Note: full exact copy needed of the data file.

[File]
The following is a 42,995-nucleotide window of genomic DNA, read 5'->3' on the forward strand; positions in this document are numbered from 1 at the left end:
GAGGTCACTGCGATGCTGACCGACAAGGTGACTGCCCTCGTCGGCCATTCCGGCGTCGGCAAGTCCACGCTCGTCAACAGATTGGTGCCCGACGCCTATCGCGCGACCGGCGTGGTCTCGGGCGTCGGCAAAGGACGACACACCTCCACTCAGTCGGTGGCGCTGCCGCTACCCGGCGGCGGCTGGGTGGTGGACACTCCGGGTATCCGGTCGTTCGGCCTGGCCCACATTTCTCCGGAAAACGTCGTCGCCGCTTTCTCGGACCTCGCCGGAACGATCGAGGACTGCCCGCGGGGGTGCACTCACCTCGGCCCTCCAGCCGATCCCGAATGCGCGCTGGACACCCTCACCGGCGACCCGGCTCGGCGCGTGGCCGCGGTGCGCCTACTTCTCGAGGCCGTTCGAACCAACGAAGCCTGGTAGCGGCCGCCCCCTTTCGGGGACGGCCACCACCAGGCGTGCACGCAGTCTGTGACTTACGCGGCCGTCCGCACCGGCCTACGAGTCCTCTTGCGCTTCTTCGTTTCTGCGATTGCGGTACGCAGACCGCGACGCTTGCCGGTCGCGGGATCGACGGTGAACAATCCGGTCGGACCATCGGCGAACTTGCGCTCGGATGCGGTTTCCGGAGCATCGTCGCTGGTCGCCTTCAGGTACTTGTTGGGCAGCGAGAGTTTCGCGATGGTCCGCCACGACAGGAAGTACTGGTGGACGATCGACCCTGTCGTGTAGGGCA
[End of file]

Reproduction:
The following is a 42,995-nucleotide window of genomic DNA, read 5'->3' on the forward strand; positions in this document are numbered from 1 at the left end:
GAGGTCACTGCGATGCTGACCGACAAGGTGACTGCCCTCGTCGGCCATTCCGGCGTCGGCAAGTCCACGCTCGTCAACAGATTGGTGCCCGACGCCTATCGCGCGACCGGCGTGGTCTCGGGCGTCGGCAAAGGACGACACACCTCCACTCAGTCGGTGGCGCTGCCGCTACCCGGCGGCGGCTGGGTGGTGGACACTCCGGGTATCCGGTCGTTCGGCCTGGCCCACATTTCTCCGGAAAACGTCGTCGCCGCTTTCTCGGACCTCGCCGGAACGATCGAGGACTGCCCGCGGGGGTGCACTCACCTCGGCCCTCCAGCCGATCCCGAATGCGCGCTGGACACCCTCACCGGCGACCCGGCTCGGCGCGTGGCCGCGGTGCGCCTACTTCTCGAGGCCGTTCGAACCAACGAAGCCTGGTAGCGGCCGCCCCCTTTCGGGGACGGCCACCACCAGGCGTGCACGCAGTCTGTGACTTACGCGGCCGTCCGCACCGGCCTACGAGTCCTCTTGCGCTTCTTCGTTTCTGCGATTGCGGTACGCAGACCGCGACGCTTGCCGGTCGCGGGATCGACGGTGAACAATCCGGTCGGACCATCGGCGAACTTGCGCTCGGATGCGGTTTCCGGAGCATCGTCGCTGGTCGCCTTCAGGTACTTGTTGGGCAGCGAGAGTTTCGCGATGGTCCGCCACGACAGGAAGTACTGGTGGACGATCGACCCTGTCGTGTAGGGCA